AI industry needs more people of colour, says at World Government Summit

Programmers with more diverse backgrounds are needed to fix algorithmic biases

Beta V.1.0 - Powered by automated translation

Generative artificial intelligence technologies like ChatGPT will be “fruitful”, but more work is needed to get rid of algorithm biases, pop star has said.

The Black Eyed Peas singer and owner of tech start-up FYI, said that the tech field needs more people of colour that can do programming to reduce algorithm biases.

He was speaking on Monday at the first day of the World Government Summit in Dubai, at a panel session titled Accelerating Tech: The New Frontier for Policy-making.

“It’s exciting times especially when it comes to generative AI,” said

“That being said a lot of jobs will be rendered obsolete, but new jobs, careers and industries will sprout.

“It’s going to get more fruitful when other companies release their generative AI. GPT is awesome and they’re the first step in this field.

“It’s going to be a very fruitful playing field for creatives to choose a selection of generative AIs.” at the 'Accelerating Tech: The New Frontier for Policy-making' session at the World Government Summit in Dubai. Pawan Singh / The National

ChatGPT is a chat bot developed by OpenAI that interacts in a conversational way.

So far, it has passed exams for law and business schools, and has almost passed the US medical licensing exam.

Google has launched its own version of the chat bot, called Bard, with other global companies also following suit.

“One [challenge] is algorithm biases and it’s the reason why we do the work philanthropically at our foundation.

“It’s to inspire young kids that come from inner city, people of colour, to write algorithms and train in data because the only people that are going to fix algorithmic biases are people who look like me.”

A 2022 report by the European Union Agency for Fundamental Rights showed that Dutch tax authorities had used algorithms that mistakenly labelled about 26,000 parents as having committed fraud in their childcare benefit applications.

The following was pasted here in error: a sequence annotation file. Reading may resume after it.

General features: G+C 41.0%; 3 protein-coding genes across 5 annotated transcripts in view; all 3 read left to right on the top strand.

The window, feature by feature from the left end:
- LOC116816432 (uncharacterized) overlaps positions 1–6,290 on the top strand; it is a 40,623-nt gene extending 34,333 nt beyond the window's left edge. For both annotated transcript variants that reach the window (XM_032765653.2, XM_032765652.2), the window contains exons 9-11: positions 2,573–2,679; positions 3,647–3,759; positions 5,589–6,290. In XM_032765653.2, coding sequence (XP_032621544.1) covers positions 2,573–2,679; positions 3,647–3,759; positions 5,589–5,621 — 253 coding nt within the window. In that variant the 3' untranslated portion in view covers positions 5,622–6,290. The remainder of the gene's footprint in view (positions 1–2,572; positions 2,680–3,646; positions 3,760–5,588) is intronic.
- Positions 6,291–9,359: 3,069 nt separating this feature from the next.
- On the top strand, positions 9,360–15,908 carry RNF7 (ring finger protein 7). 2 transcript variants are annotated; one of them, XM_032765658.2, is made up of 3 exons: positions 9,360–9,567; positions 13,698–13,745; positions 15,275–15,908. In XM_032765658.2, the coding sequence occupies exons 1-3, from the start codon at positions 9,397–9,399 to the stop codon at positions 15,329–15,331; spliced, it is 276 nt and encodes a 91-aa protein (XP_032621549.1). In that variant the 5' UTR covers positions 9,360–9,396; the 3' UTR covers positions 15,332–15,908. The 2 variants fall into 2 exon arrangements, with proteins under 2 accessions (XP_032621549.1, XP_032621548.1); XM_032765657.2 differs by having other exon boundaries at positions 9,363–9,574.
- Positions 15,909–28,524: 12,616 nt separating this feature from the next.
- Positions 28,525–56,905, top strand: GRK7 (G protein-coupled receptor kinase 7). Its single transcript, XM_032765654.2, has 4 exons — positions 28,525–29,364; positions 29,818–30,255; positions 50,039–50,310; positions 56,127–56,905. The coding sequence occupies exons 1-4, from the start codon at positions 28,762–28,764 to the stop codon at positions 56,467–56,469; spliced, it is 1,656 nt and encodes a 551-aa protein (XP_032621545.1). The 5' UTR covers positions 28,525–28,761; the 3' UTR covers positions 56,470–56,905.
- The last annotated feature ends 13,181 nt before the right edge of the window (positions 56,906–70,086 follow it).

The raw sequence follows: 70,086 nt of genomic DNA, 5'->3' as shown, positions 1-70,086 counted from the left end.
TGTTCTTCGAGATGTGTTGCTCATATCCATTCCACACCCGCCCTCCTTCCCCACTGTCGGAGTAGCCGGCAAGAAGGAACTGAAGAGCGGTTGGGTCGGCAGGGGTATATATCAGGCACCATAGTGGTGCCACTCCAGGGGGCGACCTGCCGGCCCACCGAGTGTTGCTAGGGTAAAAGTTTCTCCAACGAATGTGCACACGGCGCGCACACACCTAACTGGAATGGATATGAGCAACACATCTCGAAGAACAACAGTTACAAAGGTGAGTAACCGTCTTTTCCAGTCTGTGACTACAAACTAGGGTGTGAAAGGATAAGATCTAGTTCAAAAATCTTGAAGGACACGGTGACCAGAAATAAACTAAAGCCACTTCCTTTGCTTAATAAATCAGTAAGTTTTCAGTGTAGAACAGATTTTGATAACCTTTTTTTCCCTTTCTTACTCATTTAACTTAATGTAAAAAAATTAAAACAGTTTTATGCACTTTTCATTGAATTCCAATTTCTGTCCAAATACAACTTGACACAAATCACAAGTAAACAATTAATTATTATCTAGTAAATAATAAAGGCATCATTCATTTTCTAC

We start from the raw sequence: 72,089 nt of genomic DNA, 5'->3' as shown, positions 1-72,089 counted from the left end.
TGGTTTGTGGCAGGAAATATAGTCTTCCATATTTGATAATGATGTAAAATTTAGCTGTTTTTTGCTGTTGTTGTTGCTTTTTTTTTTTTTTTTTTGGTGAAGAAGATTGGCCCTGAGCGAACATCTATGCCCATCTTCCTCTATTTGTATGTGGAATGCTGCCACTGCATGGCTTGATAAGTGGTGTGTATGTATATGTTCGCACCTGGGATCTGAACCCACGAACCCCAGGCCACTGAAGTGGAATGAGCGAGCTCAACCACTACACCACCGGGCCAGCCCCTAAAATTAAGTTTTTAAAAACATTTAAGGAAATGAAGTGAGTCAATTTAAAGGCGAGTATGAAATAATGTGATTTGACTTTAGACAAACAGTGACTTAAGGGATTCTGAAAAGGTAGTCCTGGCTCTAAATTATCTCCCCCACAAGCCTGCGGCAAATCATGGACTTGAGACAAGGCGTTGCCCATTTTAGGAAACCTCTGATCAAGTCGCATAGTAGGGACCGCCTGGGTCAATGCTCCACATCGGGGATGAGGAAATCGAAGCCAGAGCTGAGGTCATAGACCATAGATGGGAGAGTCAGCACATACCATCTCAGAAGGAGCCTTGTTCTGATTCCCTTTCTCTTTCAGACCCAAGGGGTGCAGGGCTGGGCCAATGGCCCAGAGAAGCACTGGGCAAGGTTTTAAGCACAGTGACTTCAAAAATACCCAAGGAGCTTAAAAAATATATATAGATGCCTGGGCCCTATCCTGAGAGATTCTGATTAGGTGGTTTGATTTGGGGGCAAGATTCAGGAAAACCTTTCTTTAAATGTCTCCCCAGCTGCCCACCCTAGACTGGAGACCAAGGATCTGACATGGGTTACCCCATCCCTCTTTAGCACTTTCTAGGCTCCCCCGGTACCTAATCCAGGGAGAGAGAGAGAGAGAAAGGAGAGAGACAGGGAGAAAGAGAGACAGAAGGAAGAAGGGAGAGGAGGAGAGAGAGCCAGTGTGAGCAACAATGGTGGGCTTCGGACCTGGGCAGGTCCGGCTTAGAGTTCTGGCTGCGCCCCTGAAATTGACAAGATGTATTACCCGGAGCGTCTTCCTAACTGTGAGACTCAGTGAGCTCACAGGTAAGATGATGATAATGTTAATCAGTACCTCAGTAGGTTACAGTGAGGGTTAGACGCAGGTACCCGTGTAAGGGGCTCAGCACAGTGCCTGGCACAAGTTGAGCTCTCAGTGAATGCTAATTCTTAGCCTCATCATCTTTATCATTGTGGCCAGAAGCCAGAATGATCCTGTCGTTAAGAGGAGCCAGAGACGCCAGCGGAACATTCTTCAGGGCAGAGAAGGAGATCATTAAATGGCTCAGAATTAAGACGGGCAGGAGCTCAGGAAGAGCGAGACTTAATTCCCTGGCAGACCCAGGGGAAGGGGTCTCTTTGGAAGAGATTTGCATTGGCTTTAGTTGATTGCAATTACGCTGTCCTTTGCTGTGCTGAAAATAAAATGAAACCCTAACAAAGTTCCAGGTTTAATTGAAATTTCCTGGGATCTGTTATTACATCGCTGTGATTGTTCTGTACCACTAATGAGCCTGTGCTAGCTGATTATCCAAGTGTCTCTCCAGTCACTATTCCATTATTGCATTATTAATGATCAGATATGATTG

Many of these parents had an immigration background and were required to pay back large sums.

The report said that the data protection authority had concluded that the processing of data by the AI system in use was discriminatory.

Doron Avni, Google's vice president of government affairs and public policy for emerging markets, was also speaking at the panel.

He said that before Google could officially release Bard, the company needs to make sure they “get the quality right”.

“It' important to get it right. That's why we announced that we are sending it out to trusted testers,” he said.

“Before we launch it out to the public — and this will happen in a few weeks — we want to get it right in the sense of quality, responsibility and being groundedness in real world data.”

He said that governments and private companies should be working together for innovation to happen, but there also need to be clear guidelines.

Mr Avni also spoke about how Google was trying to use AI in ways that could benefit humanity.

“We're doing some collaboration with governments and using AI to make the world a better place. We have flood forecasting tools that use complex AI models,” he said.

“We're also sending texts on floods to people on the ground who could be affected.”

Updated: February 15, 2023, 12:15 PM